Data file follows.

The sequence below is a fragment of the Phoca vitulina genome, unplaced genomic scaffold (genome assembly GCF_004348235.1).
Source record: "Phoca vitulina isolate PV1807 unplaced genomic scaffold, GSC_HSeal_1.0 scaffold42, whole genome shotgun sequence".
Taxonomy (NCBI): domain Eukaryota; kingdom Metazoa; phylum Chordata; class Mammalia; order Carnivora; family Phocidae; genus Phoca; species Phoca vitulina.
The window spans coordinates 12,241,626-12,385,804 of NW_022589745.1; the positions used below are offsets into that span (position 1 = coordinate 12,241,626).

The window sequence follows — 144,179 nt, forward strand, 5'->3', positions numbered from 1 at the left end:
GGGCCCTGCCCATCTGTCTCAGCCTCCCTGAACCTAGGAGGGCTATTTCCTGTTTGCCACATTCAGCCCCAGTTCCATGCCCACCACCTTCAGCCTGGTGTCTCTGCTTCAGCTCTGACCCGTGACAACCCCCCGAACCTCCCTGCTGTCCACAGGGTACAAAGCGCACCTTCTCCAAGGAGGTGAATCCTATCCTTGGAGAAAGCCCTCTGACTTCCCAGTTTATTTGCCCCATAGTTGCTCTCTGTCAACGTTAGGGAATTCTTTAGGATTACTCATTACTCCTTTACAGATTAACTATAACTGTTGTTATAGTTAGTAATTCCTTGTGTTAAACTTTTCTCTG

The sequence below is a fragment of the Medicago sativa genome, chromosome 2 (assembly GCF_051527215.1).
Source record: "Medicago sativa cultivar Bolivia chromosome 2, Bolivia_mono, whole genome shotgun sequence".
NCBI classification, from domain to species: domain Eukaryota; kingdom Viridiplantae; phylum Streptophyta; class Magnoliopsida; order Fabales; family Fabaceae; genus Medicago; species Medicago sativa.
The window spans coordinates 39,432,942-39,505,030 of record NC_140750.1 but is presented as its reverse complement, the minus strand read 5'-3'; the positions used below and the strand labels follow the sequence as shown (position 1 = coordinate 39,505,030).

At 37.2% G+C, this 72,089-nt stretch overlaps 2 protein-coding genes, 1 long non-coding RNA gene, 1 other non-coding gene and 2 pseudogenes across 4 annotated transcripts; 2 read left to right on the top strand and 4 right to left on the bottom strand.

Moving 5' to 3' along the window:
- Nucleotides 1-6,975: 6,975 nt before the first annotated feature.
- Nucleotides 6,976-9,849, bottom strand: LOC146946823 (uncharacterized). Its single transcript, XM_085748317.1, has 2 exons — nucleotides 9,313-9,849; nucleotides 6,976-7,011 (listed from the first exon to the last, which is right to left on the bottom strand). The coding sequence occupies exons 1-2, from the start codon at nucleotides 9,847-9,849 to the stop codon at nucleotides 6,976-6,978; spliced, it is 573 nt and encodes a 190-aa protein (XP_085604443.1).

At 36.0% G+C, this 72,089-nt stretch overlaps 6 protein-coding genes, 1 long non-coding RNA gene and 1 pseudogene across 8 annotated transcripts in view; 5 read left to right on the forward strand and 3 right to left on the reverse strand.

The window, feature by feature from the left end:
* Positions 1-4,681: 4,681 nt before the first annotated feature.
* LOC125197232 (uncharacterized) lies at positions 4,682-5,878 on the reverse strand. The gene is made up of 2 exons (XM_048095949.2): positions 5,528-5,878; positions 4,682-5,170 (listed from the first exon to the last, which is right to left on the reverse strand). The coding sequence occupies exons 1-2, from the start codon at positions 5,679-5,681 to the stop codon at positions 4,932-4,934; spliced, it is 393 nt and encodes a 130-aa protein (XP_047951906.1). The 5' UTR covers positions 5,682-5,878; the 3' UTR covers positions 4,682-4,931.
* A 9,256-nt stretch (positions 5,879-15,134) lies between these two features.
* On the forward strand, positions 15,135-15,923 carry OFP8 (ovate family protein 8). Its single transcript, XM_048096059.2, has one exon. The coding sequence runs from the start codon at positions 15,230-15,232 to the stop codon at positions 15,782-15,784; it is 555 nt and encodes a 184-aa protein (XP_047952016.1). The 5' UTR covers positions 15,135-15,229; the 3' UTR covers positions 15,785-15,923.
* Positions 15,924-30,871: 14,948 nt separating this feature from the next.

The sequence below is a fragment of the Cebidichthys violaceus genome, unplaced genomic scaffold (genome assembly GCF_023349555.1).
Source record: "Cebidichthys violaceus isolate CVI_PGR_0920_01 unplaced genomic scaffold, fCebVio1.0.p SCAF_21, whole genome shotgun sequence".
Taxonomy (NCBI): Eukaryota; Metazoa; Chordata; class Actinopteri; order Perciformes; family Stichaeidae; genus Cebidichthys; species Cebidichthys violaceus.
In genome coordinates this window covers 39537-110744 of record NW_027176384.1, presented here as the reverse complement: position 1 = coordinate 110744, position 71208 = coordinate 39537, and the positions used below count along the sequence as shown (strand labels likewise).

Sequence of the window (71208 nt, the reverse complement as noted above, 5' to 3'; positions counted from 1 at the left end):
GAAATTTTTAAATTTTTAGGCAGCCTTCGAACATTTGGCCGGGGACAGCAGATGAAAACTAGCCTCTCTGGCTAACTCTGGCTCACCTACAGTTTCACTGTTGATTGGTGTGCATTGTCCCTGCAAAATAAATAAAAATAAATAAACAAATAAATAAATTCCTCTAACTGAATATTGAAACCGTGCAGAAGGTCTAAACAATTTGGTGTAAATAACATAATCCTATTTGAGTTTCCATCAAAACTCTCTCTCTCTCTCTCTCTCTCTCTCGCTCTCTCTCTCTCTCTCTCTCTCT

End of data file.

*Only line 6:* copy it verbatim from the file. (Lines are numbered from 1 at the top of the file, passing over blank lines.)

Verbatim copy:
GGGCCCTGCCCATCTGTCTCAGCCTCCCTGAACCTAGGAGGGCTATTTCCTGTTTGCCACATTCAGCCCCAGTTCCATGCCCACCACCTTCAGCCTGGTGTCTCTGCTTCAGCTCTGACCCGTGACAACCCCCCGAACCTCCCTGCTGTCCACAGGGTACAAAGCGCACCTTCTCCAAGGAGGTGAATCCTATCCTTGGAGAAAGCCCTCTGACTTCCCAGTTTATTTGCCCCATAGTTGCTCTCTGTCAACGTTAGGGAATTCTTTAGGATTACTCATTACTCCTTTACAGATTAACTATAACTGTTGTTATAGTTAGTAATTCCTTGTGTTAAACTTTTCTCTG